Take a look at what has been going on at Learning to Work lately 


Together with top volunteers from Berkeley Homes, Beaumont Estate, BPS World, Brightred Resourcing, Resource Productions, Frimley Health, Slough Urban Renewal, HP Ltd, The Royal Collection Trust – Windsor Castle, GSK and Heathrow Windsor Marriott, parents and students had the chance to hear about the apprenticeship pathway into work and just how much local organisations value apprenticeships in the workplace. 
Resource Productions is a small enterprise and key player in volunteering in Slough who share knowledge and give back to the community. “It is really good to hear parents asking important questions on the value of apprenticeships and busting a few apprenticeship myths.” Dominique Montagnon, CEO 
Feedback from an event of this nature is most valuable heard from a parent’s point of view: 
“An informative evening which for parents and students was very worth while and a good introduction to represent the work place” 
We were pleased to welcome hundreds of parents through the door and gained an encouraging response enabling us to hopefully facilitate another: “As a parent I really appreciate a local service like this to find out what local employers are offering. It has been a very informative evening which has enabled us to make more informed decisions about steps post a GCSE qualification. I really enjoyed meeting the exhibitors and listening to the talks which were just the right amount the time and length.” 
BPS World sent a team to support parents with their decisions commenting: “A great opportunity to educate the wider community on apprenticeships as they are still not well known, and the benefits for those who are particularly looking at an alternative route to university.” 
“This event is really useful for students and shows young people the alternative routes available.” Hewlett Packard team. 
“We are delighted that we were able to offer this impactful event for Slough parents. The turnout proves the need for this type of activity that equips parents with the information they need to help their children make the right career decisions. We are extremely pleased that we were able to open parents’ minds to the opportunities offered by apprenticeships.” Rachael Burt, CEO, Learning to Work 
Learning to Work were able to gather together a distinguished group of people for the benefit of the Slough community thanks to the support of Mars Wrigley and their vision to drive local people into local jobs. 
Learning to Work continue to forge links with businesses to help students reach their full potential and hope to educate them and lead them into careers which match their skillsets.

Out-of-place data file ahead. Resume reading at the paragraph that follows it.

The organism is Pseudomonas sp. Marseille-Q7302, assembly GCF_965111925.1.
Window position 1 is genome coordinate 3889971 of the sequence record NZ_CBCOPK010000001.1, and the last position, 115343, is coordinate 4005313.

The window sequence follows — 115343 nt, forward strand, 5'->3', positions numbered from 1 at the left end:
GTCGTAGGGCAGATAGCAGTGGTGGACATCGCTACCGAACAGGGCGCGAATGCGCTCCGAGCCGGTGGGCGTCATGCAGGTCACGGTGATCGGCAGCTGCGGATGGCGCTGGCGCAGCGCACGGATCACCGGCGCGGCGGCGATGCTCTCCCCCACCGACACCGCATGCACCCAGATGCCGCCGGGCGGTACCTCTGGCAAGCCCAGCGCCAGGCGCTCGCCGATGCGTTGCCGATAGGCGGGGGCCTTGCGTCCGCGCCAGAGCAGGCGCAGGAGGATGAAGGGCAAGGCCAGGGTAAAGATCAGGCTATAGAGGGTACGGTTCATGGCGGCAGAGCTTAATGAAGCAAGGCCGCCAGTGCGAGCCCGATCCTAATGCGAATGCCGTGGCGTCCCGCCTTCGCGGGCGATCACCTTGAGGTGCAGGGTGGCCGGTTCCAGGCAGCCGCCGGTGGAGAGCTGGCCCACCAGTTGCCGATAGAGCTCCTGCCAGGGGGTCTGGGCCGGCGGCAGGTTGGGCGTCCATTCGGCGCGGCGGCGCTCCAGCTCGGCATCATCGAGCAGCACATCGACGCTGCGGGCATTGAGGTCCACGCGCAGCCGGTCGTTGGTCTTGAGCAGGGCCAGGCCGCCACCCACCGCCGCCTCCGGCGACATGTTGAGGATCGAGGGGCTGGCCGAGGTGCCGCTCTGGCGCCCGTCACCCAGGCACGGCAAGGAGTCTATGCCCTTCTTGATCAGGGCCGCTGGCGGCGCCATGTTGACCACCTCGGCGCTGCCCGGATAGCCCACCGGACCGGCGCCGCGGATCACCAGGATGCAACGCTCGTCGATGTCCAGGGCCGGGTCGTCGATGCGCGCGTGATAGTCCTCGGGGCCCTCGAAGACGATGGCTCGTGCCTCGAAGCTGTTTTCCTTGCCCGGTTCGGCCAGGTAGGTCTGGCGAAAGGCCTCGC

Slough’s *Mars Wrigley factory hosted the event where students were challenged to build a Lego robot almost from scratch and program it to win a race on a Lego racetrack. The students were placed into 12 teams of 4, with every student in a team being from a different school. This activity gave a taster of a real first day at work, working with a team of strangers. A volunteer from Mars mentored each group of students throughout the day. 
This event had an added advantage for students as it met the following Gatsby Benchmarks. Benchmark 2 ‘learning from career and labour market information’, Benchmark 4 ‘linking the curriculum learning to careers’, Benchmark 5 ‘encounters with employers and employees’ and Benchmark 6 ‘experience of workplaces’ 
*Slough Mars Wrigley have been awarded Rank 1 in the UK’s best Super Large (+1,000 employees) workplace for women in 2019 as well as Rank 5 in the UK’s best Super Large workplace in 2019. 
Contact us if you need more information on the Gatsby Benchmark and how Learning to work can help you. 


Their own MP - Windsor's Adam Afriyie - came along to talk to the children about the workings of the House of Commons. Students elected onto the School Council will get a chance to visit the House of Commons later in the school year. 
Mr Afriyie said: “I was deeply impressed and inspired by the questions and enthusiasm, but also the level of knowledge of politics. These training sessions will really help the pupils to find their way in life.” 
The event they had been attending was designed to teach them the skills of listening when they are in meetings and good teamwork. 


Over the course of the programme all mentors have been enthusiastic and motivated which has encouraged students to mirror this same enthusiasm. The team of volunteers from Centrica (British Gas) who mentored Ditton Park Academy notified me that although they did not win, they have received the go-ahead from their director to donate the £500 investment that students would have received had they won, and will send a group of volunteers to the school to put the students' social enterprise idea in place. 
Learning to Work are so grateful to our school and business partners for making this year another huge success. 








Nancy Lalor, operations director at Learning to Work, comments: “Learning to Work is thrilled to have partnered with the Shanly Foundation for the Design, Plan, Build event. Bringing careers to life and initiating interaction with professionals is key to helping young people explore the world of work and all it has to offer.